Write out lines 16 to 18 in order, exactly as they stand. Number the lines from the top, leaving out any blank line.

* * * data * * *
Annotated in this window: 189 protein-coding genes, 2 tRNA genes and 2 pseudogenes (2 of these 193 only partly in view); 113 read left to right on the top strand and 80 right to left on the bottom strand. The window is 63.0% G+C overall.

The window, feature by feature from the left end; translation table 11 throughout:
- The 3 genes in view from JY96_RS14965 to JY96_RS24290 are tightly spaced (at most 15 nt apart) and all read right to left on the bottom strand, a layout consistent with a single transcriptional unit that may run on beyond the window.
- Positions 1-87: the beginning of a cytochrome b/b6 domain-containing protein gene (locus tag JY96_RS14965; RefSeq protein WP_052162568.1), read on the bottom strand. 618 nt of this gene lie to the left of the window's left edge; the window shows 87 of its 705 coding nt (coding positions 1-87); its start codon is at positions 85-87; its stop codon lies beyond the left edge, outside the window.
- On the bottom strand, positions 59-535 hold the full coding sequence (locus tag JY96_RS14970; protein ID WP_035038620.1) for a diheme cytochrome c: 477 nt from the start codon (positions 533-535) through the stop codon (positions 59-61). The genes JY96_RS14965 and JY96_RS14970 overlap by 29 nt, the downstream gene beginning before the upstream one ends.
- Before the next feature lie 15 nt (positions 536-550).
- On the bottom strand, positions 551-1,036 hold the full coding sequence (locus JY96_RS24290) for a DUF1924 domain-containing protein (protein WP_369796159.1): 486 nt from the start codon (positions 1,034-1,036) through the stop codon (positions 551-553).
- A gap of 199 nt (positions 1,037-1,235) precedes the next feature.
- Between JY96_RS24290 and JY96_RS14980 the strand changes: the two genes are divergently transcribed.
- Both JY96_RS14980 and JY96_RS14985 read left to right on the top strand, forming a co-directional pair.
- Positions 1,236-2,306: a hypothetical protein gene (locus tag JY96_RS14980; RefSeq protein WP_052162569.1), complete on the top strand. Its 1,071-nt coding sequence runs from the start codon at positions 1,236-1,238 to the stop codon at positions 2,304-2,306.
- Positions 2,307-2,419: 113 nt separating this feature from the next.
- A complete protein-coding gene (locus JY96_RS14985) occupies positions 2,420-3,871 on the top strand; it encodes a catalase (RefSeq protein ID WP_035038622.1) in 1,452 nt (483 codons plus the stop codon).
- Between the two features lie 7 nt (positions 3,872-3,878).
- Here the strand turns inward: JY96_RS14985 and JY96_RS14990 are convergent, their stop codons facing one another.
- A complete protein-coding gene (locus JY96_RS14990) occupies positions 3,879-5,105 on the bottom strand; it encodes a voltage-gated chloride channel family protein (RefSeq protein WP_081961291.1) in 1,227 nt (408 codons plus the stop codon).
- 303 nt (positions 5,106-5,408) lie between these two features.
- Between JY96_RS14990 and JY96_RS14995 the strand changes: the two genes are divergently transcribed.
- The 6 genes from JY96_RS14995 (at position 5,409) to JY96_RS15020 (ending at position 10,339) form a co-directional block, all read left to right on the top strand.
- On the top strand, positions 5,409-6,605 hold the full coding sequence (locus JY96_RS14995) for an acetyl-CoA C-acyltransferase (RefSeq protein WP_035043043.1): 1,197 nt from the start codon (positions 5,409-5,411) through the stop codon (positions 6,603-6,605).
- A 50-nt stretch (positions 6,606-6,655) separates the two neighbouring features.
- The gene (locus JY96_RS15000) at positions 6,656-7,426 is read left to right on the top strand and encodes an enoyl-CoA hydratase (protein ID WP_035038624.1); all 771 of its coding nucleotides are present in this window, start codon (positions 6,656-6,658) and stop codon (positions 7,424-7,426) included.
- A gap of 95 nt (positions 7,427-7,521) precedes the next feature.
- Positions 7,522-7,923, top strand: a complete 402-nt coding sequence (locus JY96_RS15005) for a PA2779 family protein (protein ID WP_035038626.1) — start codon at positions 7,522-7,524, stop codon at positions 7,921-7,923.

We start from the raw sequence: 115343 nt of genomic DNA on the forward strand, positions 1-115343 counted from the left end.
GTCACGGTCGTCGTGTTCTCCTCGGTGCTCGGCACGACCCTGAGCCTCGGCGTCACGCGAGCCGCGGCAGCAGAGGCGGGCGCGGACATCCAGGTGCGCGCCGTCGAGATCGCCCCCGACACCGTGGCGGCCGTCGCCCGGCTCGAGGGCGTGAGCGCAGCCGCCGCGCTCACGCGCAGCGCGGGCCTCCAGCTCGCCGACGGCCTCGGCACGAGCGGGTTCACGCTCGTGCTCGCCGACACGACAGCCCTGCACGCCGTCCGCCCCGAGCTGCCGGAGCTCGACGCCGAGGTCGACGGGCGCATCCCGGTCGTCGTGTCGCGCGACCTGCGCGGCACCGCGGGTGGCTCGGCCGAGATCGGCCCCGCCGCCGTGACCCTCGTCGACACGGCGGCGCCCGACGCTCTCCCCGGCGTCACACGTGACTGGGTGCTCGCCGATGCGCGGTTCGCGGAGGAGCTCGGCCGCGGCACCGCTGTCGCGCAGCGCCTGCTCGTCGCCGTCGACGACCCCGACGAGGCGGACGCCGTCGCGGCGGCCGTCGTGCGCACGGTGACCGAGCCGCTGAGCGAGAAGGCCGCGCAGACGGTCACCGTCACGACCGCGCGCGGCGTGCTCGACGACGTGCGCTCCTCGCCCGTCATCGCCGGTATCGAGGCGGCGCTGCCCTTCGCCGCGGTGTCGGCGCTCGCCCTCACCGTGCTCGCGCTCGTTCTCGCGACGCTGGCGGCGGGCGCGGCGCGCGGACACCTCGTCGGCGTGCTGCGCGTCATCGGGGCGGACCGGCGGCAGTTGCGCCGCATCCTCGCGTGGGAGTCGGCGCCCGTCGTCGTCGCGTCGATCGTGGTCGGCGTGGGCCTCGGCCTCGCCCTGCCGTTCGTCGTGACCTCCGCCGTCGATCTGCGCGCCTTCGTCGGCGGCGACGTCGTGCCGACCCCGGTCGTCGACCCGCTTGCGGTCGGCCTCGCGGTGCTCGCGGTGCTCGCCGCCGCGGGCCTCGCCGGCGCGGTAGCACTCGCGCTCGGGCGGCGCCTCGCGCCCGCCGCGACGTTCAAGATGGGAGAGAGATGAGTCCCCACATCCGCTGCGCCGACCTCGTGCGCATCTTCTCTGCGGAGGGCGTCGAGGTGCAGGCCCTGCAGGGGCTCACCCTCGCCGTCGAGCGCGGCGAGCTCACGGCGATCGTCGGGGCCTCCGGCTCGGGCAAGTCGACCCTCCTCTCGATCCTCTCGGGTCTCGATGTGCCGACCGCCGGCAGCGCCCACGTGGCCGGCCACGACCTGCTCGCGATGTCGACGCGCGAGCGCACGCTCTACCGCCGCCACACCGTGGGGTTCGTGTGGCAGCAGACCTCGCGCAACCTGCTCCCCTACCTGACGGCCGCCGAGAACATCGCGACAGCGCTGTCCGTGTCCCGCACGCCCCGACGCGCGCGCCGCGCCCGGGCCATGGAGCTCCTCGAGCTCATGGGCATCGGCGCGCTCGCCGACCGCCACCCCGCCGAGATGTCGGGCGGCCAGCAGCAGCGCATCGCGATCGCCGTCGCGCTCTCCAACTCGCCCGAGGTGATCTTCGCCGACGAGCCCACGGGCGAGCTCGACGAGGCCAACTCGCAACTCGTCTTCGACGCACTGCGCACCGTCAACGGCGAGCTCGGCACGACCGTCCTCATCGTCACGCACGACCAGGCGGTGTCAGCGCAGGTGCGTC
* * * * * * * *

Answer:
- A complete protein-coding gene (locus JY96_RS14990) occupies positions 3,879-5,105 on the bottom strand; it encodes a voltage-gated chloride channel family protein (RefSeq protein WP_081961291.1) in 1,227 nt (408 codons plus the stop codon).
- 303 nt (positions 5,106-5,408) lie between these two features.
- Between JY96_RS14990 and JY96_RS14995 the strand changes: the two genes are divergently transcribed.